TEMPORARY LIFE ANNUITY:
An annuity option that pays a benefit during the life of the annuitant but not longer than a stated time frame. If the annuitant dies during the stated time frame, the annuity stops. If the annuitant lives until the end of the stated time frame, the payments also stop.
A final dividend payable on a participating (“with profits”) insurance policy at maturity, surrender, or death.
TERMINAL FUNDING ANNUITY:
A group annuity arrangement under which periodic purchases of immediate annuities are made and which are based upon group mortality, investments, and expenses. An annuity arrangement whereby immediate annuities are provided as each participant retires under a plan.
see PLAN TERMINATION
see PLAN TERMINATION
Charge deducted from a contract to recover the administrative and organizational expenses incurred with the issuance of a group annuity contract. Normally, if an annuity, life insurance contract, GIC, or BIC os redeemed before a stated date, the issuing institution hasn’t had time to recoup its costs at issue.
A U.S. Treasury bond reissued by Merrill Lynch as a series of zero coupon bonds.
Demand for payment at a stated future date (cf. sight draft).
TIME-WEIGHTED RATE OF RETURN:
Rate of return that gives equal weight to each time period; used in investment performance measurements (cf. dollar-weighted rate of return).
Delivery of funds, contracts or certificates; the change of ownership as recorded on the books; the exchange of documents or monies between parties.
Short-term discount debt maturing in less than 1 year, issued regularly by the government.
U.S. Government negotiable debt obligations. The income from treasuries is exempt from state and local, but not federal taxes. BILL: Maturities 1 year or less.
NOTE: Maturities of 1 to 10 years.
BOND: Maturities of 10 years or longer.
A state or nationally chartered company that provides trust, custodial, and safekeeping services for a fee. Trust companies are regulated by state in the case of state charters; they are regulated by the comptroller of the currency in the case of nationally chartered companies.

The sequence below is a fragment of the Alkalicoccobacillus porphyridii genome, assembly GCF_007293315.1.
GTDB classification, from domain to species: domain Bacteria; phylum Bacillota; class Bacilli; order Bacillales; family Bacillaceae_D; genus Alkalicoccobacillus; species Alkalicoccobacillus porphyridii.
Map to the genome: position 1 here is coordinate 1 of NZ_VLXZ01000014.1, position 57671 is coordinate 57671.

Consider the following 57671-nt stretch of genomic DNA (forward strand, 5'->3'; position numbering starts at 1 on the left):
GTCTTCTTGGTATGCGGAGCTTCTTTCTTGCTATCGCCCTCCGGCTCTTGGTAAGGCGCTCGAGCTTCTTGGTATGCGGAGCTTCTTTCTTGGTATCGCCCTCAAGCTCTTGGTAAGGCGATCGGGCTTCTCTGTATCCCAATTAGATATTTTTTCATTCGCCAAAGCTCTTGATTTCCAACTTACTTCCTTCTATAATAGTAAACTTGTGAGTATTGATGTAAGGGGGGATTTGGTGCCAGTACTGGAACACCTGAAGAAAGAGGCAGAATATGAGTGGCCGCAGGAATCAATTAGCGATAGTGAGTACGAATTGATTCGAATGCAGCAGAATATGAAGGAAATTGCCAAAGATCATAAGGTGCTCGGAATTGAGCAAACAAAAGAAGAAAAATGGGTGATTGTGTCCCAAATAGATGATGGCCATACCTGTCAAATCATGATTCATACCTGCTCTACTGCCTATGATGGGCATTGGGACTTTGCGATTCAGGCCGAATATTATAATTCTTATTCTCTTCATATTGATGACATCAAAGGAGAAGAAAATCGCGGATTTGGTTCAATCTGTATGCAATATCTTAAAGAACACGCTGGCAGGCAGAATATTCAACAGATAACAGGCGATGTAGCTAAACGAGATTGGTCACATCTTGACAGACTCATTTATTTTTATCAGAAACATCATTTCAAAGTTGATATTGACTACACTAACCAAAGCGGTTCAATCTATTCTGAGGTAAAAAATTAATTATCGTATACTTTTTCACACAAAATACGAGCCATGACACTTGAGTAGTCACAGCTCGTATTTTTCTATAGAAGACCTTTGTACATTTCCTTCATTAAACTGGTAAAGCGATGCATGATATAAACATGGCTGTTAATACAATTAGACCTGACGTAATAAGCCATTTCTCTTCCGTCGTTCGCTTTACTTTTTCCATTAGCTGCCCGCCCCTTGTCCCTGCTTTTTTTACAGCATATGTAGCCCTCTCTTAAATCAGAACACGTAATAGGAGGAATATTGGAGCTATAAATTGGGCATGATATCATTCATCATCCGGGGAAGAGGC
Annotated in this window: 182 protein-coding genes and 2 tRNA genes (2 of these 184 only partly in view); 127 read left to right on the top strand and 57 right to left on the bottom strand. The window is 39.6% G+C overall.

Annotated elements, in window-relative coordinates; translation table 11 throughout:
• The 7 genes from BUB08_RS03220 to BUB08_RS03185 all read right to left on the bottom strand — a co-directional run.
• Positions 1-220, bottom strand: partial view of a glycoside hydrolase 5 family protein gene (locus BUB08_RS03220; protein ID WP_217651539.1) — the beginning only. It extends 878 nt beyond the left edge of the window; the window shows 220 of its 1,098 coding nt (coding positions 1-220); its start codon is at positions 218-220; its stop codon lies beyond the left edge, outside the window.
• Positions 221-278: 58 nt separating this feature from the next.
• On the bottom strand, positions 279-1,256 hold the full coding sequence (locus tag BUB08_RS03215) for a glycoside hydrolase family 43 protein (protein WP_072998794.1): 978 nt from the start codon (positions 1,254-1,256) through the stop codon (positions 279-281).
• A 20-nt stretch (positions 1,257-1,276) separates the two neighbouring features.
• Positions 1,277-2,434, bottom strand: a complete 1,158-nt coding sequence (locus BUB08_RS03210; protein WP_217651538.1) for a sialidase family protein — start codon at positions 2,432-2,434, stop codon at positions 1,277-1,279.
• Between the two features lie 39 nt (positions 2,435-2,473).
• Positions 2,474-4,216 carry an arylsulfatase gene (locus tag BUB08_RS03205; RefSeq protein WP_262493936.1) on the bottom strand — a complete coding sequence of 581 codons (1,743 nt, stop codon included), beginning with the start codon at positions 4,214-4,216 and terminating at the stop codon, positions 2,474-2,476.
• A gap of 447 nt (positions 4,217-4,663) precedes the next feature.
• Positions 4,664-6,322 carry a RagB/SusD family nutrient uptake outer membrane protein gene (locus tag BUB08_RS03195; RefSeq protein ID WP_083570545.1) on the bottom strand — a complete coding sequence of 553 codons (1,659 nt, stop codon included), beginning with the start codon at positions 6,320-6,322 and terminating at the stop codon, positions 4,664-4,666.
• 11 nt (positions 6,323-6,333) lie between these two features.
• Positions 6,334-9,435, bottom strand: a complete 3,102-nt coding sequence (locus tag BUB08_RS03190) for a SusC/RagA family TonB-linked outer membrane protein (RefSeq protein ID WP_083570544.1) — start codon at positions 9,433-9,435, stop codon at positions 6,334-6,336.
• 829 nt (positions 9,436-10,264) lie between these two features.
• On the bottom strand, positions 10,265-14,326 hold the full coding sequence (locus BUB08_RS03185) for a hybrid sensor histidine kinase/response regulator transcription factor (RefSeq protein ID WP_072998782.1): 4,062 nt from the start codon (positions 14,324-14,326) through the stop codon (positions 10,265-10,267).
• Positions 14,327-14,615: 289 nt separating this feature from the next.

A fund comprised of a diversified portfolio of investments pursuant to a written investment policy or statement.
A written document setting forth the terms and conditions under which the trustee will perform services and functions as agreed.
A fiduciary. Also, with ERISA, a prudent expert. One who is charge with the responsibility of knowing and administering in accordance with the law.
Insurance: An individual who assesses risk for an insurance company.
Securities: An investment bank or firm which agrees to make a market in securities of a new issue stock or bond.
The stated value for Each unit of a collective trust.
The date on which a Plan or collective GIC Trust is valued.
An annuity payment for life or for a period of time which will vary based upon the earnings of a separate account.
VARIABLE RATE CONTRACT:
A type of contract that guarantees a fixed rate that changes according to an index or specific pricing model.
Employee’s entitlement to a part or all of a pension if he or she leaves before retirement.
A friendly potential acquirer sought out by a target company threatened by a less welcome suitor.
A term or time period during which contributions are made to a GIC. Typically window GIC contracts accept deposits for a period such as 12 months. The deposits are then held until a maturity which is usually 1-6 years. Plan trustees usually negotiate new windows for new cash inflows.
Transforms merge from the institution through the Federal Reserve system between computered accounts.
Return on invested capital. The dividend or the bond interest coupon received from a financial investment.
Graphic representation of investment yields for various maturities. A normal yield curve shows higher interest rates for successively longer maturities. An inverted yield curve shows a point at which yields are lower for successively longer maturities.
YIELD TO MATURITY:
Internal rate of return on a bond.
ZERO COUPON BOND:
Discount bond making no coupon payments.